Look for updates on our website and join the EnvArch group on Facebook to learn more.


Text: Sarah Miller, FPAN staff

Images: Sarah Miller, FPAN staff and Storm Surge Cemetery graphic used with permission by Ed Gonzalez-Tennant.

Acknowledgements
Thanks to Tina Gordon (GTM-NERR), Adrienne Burke (City of Fernandina Beach), FPAN staff Kevin Gidusko and Emily Jane Murray for presenting; Associate Director Della Scott-Ireton, Northwest/North Central Director Barbara Clark, and Public Archaeology Coordinator Nicole Grinan for attending; Florida State Parks for allowing our education workshop to visit Washington Oaks; professional archaeologists and preservationists across Florida and the US for contributing to our resource folder of articles, guidelines, and resources for public understanding of climate change and impacts to cultural resources.




Drone, Drone on the Range

Part 1: A New Member of the FPAN Team

Pic. 1: Not that kind of a drone...


Drones. Drones are everywhere these days and recently FPAN was able to purchase one of their own to use in outreach and education. Rapidly gaining in popularity over the last several years, drones (unmanned aerial vehicles, to be more precise) are sure to become a regular tool of future archaeologists. Providing a quick, relatively cheap way to record fairly large amounts of data from the air, drones are currently allowing archaeologists new and exciting ways to investigate the past. Even better, they allow for the non-invasive investigation of cultural resources and the collection of robust data sets to  for digital preservation. They may even help archaeologists preserve information about sites that are threatened by current sociopolitical issues, allowing for some small measure of preservation in worst case scenarios.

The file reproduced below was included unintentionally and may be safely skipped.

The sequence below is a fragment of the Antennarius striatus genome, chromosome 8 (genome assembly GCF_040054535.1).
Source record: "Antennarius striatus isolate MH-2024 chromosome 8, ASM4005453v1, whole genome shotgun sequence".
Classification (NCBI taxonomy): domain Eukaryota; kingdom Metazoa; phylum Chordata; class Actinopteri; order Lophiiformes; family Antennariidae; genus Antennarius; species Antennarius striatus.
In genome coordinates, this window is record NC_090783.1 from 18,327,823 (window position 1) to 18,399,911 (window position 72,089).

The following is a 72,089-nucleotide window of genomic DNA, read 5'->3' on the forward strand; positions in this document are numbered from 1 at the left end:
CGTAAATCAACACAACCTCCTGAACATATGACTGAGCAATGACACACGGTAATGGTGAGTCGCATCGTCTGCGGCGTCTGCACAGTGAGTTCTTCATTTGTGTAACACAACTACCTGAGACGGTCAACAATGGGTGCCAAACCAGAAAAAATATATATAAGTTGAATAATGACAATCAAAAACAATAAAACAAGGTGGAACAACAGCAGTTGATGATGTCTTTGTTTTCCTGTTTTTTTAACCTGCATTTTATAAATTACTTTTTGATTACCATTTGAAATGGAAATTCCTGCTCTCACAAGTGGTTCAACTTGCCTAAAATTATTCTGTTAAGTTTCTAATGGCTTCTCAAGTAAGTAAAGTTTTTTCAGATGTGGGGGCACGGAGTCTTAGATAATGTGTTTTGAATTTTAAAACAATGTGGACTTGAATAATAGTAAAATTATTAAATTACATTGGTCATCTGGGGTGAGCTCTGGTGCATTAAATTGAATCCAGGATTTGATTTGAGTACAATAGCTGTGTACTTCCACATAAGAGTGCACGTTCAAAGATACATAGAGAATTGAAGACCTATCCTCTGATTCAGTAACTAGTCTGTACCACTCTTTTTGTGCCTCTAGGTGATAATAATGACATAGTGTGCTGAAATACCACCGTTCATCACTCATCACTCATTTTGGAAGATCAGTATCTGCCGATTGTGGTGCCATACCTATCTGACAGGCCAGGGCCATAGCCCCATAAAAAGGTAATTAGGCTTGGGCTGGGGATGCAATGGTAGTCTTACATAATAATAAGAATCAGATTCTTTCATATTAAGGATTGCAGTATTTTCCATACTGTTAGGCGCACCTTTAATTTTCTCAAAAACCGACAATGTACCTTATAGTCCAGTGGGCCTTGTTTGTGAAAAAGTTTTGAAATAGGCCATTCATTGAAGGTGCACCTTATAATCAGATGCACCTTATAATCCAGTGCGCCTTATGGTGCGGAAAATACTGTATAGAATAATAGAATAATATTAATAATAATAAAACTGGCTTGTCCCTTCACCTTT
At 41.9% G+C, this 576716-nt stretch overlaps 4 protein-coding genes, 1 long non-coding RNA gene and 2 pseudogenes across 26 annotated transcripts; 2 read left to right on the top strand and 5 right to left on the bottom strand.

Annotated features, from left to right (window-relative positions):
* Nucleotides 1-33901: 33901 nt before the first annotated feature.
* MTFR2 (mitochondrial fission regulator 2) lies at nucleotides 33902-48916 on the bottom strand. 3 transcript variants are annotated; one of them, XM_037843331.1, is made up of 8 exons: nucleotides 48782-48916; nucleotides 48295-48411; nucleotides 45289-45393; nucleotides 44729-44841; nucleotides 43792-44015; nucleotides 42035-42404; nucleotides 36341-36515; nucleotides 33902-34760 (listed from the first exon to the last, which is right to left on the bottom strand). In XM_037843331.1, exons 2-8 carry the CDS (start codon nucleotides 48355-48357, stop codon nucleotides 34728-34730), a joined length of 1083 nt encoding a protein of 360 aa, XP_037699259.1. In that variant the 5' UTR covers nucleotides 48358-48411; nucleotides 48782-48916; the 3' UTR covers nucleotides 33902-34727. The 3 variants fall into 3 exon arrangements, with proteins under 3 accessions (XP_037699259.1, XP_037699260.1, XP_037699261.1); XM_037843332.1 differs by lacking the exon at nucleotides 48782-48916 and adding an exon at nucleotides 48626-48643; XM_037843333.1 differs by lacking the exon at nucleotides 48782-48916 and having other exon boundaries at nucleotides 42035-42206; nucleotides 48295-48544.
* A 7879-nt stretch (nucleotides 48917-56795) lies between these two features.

Pic. 2: A drone captures images of the Sphinx.


There are many, many different uses for drones and a slew of software applications that allow for amazing visualization capabilities. In the coming years these applications and the hardware are sure to change rapidly. So too will laws surrounding these useful machines. We'll cover all of that in upcoming posts!

Pic. 2: "3D model of the planned colonial town of Mawchu Llacta in highland Peru, reconstructed from 241 aerial photos."


For now, we thought we'd simply introduce you to our new colleague, Boas 1. He's a DJI Phantom 3 Advanced quadcopter and boy is he fun to work with. We're going to be working to see how he can best assist archaeologists in their efforts, but in the meantime he's been helping us bring great cultural sites to folks who can't visit them; also, to see them from an angle only the birds usually can. Check out one of his latest endeavors here.

Pic. 4: DJI Phantom 3 Advanced.


Text: Kevin Gidusko
Pics:
1: https://33.media.tumblr.com/tumblr_lvtyryKTGQ1qmerul.jpg
2: http://dronearchaeology.com/wp-content/uploads//2013/11/Hexacopter-Sphinx-1.jpg
3: http://diydrones.com/profiles/blogs/using-drones-for-archeological-scanning
4: http://ecx.images-amazon.com/images/I/71roAQGDz2L._SX522_.jpg